Gallery shots

I don't consider myself a pro photographer by any means, but I do enjoy taking snaps of scenery and wildlife on my travels. Here are the deets behind the images in my homepage gallery.

Sandfly Bay, Otago Peninsula, New Zealand


This stretch of beaut coastline, just 30 minutes from my home, is my favourite spot among the many wild beaches surrounding Dunedin. It is ~not~ named after the annoying biting insect, but rather the white sand that flies in the wind, forming tall tussock-covered dunes. Here you can spot New Zealand sea lions/rapoka, New Zealand fur seals/kekeno, and if you're lucky, a shy yellow-eyed penguin/hoiho. Then of course there are the usual suspects: various tern species and red-billed gulls/tarapunga. Sandfly Bay is a magical place to experience the wildlife and wilderness of southern New Zealand.

Weddell seal, Balleny Islands


In January, I was part of an expedition that landed on Borradaile Island, part of the Balleny Islands archipelago in the Southern Ocean. This chunk of ice-covered, black volcanic rock was first visited by humans in 1839 – this was the first time humans set foot on land south of the Antarctic circle. We landed on a thin spit occupied by two penguins (one chinstrap, one Adélie) and a number of Weddell seals. This individual was sporting a stylish snow moustache.

Temperate rainforest, Haida Gwaii, Canada


In 2015, I visited this rainforest-draped archipelago off the coast of northern British Columbia. I was captivated by the wildlife, lush scenery and fascinating culture here. I took this photo on a walk through the Damaxyaa Heritage Site and Conservancy, an area set aside for the people of the Haida Nation to continue their traditional activities.

King penguins, Macquarie Island 


In January, I visited Sandy Bay on the subantarctic Macquarie Island. Here, I encountered thousands of king penguins lining the shore. These chubby chunks are the brightest of the penguins, with tropical sunset accents to their tuxedos.

Jungfraujoch, Switzerland


A misty day at the Top of Europe in 2016.

Morton National Park, NSW, Australia


One of my favourite places to explore in Australia are the mountains west and south of Sydney. Much of this area is protected in national parks, with stunning vistas from the tabletop mountains. I took this snap of Fitzroy Falls and, not long after, ran into a lyrebird scratching around in the bush!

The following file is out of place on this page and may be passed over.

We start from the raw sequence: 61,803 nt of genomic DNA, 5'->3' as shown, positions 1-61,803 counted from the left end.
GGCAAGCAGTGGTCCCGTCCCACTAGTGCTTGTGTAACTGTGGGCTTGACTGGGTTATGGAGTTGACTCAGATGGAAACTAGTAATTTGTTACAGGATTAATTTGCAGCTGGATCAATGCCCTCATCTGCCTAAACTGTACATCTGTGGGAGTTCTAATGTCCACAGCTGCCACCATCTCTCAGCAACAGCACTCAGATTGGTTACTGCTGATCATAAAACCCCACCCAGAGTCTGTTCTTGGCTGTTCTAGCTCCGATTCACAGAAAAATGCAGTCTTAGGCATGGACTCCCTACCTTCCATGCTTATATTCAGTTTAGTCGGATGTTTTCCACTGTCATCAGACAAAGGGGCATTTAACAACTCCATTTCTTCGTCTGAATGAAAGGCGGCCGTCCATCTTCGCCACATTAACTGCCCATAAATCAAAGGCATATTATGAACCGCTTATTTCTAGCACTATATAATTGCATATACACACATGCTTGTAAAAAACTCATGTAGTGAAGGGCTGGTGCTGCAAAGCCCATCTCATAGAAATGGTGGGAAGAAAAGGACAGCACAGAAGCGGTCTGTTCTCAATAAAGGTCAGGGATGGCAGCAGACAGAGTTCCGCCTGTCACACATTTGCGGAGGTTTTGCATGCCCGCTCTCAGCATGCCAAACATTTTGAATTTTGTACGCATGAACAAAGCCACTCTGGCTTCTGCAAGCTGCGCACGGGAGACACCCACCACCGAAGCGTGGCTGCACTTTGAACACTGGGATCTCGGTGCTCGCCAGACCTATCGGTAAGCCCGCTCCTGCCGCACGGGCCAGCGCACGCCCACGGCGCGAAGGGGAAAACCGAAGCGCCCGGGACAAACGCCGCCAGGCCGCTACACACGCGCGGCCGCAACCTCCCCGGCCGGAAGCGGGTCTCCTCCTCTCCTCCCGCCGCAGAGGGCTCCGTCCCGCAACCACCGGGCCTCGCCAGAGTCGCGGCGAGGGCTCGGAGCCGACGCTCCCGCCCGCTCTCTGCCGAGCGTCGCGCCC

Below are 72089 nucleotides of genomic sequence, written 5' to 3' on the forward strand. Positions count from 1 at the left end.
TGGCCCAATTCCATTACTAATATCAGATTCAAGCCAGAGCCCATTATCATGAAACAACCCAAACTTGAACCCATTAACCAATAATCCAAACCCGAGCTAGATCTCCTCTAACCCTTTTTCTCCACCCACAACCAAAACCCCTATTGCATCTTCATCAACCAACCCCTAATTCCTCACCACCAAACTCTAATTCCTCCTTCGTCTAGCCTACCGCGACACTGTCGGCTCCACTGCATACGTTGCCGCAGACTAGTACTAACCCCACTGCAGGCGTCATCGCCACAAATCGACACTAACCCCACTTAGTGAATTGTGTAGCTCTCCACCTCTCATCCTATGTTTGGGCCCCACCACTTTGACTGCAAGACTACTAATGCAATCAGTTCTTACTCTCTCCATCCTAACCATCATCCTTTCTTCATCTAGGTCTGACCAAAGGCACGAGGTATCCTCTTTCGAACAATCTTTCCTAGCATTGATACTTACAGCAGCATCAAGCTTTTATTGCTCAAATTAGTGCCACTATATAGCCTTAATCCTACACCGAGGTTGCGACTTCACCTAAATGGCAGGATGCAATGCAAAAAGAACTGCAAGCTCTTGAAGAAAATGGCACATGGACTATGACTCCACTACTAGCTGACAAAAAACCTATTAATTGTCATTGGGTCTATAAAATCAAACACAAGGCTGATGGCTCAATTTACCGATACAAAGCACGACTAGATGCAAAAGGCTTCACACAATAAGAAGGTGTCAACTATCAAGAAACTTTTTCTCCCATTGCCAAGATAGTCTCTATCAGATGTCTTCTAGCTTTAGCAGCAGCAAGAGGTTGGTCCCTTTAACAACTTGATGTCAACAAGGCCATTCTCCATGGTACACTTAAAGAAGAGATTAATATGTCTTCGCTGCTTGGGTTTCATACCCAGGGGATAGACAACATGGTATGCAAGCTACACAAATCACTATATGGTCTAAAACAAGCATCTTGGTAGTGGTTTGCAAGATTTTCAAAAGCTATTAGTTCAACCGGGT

Southern royal albatross, Campbell Island


You don't realise just how big these birds are until you see them in the flesh. I was lucky enough to do just that on windswept Campbell Island in the subantarctic.

Antarctic petrels, East Antarctica


While sailing towards the coastline of East Antarctica, we came across an iceberg with 4,000–6,000 Antarctic petrels sitting on top of it and swirling around it. This is an unusual sight that many veteran expeditioners had never seen before. It was spectacular to witness.

Danum Valley, Borneo

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In mid-2017, I spent two weeks in Malaysian Borneo. The highlight was visiting one of Malaysia's last primary lowland rainforests in Danum Valley, where I encountered orang-utans, gibbons, monkeys, hornbills and many other fabulous rainforest creatures.

I post photos regularly on Instagram – follow along for more nature-y goodness.

Pteridophilia: A visual diary

First written in November 2015.

“Only spread a fern-frond over a man’s head and worldly cares are cast out, and freedom and beauty and peace come in.”

– John Muir

Image by  WWF Australia .

Image by WWF Australia.

One of my favourite things about walking in the bush is the thick carpet of ferns that often adorns the forest floor. Lush and green with a mesmerising symmetry – they add a certain aesthetic, a richness and depth to the layers of forest. As a celebration of this humble beauty, here are some recent fernlicious snaps.

50 shades of green

50 shades of green

Koru unfurling

Koru unfurling

New growth & light

New growth & light

I’ve been trying to learn more about New Zealand’s fabulous native flora – how to identify species, what they’re used for by Māori traditionally and in modern times, and what role they play in our forest ecosystem. There’s a lot to learn – NZ has about 200 fern species, and around 40% of them are found nowhere else in the world! This is unusual for a temperate country, as our ferny friends are typically found in tropical areas. New Zealand’s fern species range from towering mamaku, up to 20m high, down to delicate fronds only 20mm long.

Ferns are not just pretty either – they’re tasty too! Young fern fronds of two species, hen & chicken fern (Asplenium bulbiferum) and the common shield fern (Polystichum richardii), are eaten by Māori as a vegetable. The edible undeveloped fronds are referred to as pikopiko, and can be served as a relish (kinaki) for potato. Visit the Māori Plant Use database to learn more.

The silver fern, or ponga, is a national symbol of New Zealand – while the fronds of this tree fern are green on top, their underside is a beautiful silvery grey.

Sometimes, it’s the little wonders that set your heart alight.